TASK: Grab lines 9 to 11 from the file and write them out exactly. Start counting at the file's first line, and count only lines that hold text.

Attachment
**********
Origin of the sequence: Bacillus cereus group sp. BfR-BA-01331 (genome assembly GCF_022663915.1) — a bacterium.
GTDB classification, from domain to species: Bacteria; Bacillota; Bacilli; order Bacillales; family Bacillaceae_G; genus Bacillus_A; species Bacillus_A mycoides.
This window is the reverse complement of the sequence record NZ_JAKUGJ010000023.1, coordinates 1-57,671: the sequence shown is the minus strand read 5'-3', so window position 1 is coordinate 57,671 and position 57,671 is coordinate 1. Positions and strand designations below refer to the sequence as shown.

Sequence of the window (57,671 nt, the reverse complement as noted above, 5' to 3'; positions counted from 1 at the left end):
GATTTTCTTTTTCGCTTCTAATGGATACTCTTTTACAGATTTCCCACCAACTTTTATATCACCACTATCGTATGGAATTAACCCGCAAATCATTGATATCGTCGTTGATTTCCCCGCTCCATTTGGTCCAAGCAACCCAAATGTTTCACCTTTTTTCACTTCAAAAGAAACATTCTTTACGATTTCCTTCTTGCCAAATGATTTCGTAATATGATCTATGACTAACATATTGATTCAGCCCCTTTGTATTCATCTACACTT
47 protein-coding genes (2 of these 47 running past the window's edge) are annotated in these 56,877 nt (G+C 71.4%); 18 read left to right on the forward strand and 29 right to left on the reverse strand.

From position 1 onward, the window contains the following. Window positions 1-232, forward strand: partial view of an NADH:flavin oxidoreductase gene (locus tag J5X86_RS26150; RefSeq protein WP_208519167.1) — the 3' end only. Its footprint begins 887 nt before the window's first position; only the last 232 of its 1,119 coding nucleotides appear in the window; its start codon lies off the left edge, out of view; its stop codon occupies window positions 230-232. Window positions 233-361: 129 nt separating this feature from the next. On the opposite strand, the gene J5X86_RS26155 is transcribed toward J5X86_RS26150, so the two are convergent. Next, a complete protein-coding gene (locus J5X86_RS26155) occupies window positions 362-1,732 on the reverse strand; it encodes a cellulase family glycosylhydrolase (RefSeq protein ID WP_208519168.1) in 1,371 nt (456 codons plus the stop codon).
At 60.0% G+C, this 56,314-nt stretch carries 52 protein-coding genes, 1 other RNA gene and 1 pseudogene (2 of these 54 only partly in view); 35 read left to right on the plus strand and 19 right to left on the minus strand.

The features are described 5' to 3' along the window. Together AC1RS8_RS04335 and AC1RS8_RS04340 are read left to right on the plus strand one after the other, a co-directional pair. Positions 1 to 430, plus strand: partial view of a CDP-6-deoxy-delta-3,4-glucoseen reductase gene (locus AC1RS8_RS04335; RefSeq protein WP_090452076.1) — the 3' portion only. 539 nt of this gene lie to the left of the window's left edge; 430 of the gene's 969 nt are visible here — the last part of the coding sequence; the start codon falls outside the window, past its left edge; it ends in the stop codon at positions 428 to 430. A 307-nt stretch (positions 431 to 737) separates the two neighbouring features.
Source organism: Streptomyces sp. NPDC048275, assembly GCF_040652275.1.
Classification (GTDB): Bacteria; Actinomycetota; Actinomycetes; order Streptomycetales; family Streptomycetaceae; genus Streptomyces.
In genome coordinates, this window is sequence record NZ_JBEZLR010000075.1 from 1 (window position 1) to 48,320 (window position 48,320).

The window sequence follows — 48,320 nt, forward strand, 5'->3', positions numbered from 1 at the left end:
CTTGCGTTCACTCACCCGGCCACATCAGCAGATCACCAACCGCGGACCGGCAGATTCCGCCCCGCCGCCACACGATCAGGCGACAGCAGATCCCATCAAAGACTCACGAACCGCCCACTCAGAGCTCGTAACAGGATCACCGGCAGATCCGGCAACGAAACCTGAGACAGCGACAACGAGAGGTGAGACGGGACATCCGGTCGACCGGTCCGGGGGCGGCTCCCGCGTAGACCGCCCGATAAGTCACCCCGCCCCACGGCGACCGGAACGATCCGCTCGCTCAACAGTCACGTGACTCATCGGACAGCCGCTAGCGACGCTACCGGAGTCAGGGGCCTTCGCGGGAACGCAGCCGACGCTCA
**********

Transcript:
The features are described 5' to 3' along the window. Together AC1RS8_RS04335 and AC1RS8_RS04340 are read left to right on the plus strand one after the other, a co-directional pair. Positions 1 to 430, plus strand: partial view of a CDP-6-deoxy-delta-3,4-glucoseen reductase gene (locus AC1RS8_RS04335; RefSeq protein WP_090452076.1) — the 3' portion only. 539 nt of this gene lie to the left of the window's left edge; 430 of the gene's 969 nt are visible here — the last part of the coding sequence; the start codon falls outside the window, past its left edge; it ends in the stop codon at positions 428 to 430. A 307-nt stretch (positions 431 to 737) separates the two neighbouring features.
Source organism: Streptomyces sp. NPDC048275, assembly GCF_040652275.1.
Classification (GTDB): Bacteria; Actinomycetota; Actinomycetes; order Streptomycetales; family Streptomycetaceae; genus Streptomyces.